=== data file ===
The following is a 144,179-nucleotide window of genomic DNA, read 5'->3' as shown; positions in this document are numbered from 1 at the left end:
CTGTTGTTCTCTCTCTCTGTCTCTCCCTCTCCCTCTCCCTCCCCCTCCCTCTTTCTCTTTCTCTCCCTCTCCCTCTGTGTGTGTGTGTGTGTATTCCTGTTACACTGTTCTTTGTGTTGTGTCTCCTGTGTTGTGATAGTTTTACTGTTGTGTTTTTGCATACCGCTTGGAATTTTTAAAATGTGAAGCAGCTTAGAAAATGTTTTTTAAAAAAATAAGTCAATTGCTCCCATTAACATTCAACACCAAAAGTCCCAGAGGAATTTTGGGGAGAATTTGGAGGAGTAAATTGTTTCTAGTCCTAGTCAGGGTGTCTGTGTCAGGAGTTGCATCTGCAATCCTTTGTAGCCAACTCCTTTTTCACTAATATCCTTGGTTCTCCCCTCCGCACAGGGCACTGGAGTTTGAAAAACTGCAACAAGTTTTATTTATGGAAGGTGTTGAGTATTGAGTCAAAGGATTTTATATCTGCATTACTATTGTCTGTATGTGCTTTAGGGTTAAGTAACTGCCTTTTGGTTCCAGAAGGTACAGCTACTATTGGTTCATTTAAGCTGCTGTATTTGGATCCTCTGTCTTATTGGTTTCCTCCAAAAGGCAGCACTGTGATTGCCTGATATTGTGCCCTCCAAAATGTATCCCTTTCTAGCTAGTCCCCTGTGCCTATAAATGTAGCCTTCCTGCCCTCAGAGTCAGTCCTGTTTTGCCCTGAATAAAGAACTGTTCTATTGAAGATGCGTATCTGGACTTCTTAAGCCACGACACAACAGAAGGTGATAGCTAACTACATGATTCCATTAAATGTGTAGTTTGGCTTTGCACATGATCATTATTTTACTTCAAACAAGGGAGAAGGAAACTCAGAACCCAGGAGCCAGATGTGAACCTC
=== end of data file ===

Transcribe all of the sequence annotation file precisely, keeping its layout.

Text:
The following is a 144,179-nucleotide window of genomic DNA, read 5'->3' as shown; positions in this document are numbered from 1 at the left end:
CTGTTGTTCTCTCTCTCTGTCTCTCCCTCTCCCTCTCCCTCCCCCTCCCTCTTTCTCTTTCTCTCCCTCTCCCTCTGTGTGTGTGTGTGTGTATTCCTGTTACACTGTTCTTTGTGTTGTGTCTCCTGTGTTGTGATAGTTTTACTGTTGTGTTTTTGCATACCGCTTGGAATTTTTAAAATGTGAAGCAGCTTAGAAAATGTTTTTTAAAAAAATAAGTCAATTGCTCCCATTAACATTCAACACCAAAAGTCCCAGAGGAATTTTGGGGAGAATTTGGAGGAGTAAATTGTTTCTAGTCCTAGTCAGGGTGTCTGTGTCAGGAGTTGCATCTGCAATCCTTTGTAGCCAACTCCTTTTTCACTAATATCCTTGGTTCTCCCCTCCGCACAGGGCACTGGAGTTTGAAAAACTGCAACAAGTTTTATTTATGGAAGGTGTTGAGTATTGAGTCAAAGGATTTTATATCTGCATTACTATTGTCTGTATGTGCTTTAGGGTTAAGTAACTGCCTTTTGGTTCCAGAAGGTACAGCTACTATTGGTTCATTTAAGCTGCTGTATTTGGATCCTCTGTCTTATTGGTTTCCTCCAAAAGGCAGCACTGTGATTGCCTGATATTGTGCCCTCCAAAATGTATCCCTTTCTAGCTAGTCCCCTGTGCCTATAAATGTAGCCTTCCTGCCCTCAGAGTCAGTCCTGTTTTGCCCTGAATAAAGAACTGTTCTATTGAAGATGCGTATCTGGACTTCTTAAGCCACGACACAACAGAAGGTGATAGCTAACTACATGATTCCATTAAATGTGTAGTTTGGCTTTGCACATGATCATTATTTTACTTCAAACAAGGGAGAAGGAAACTCAGAACCCAGGAGCCAGATGTGAACCTC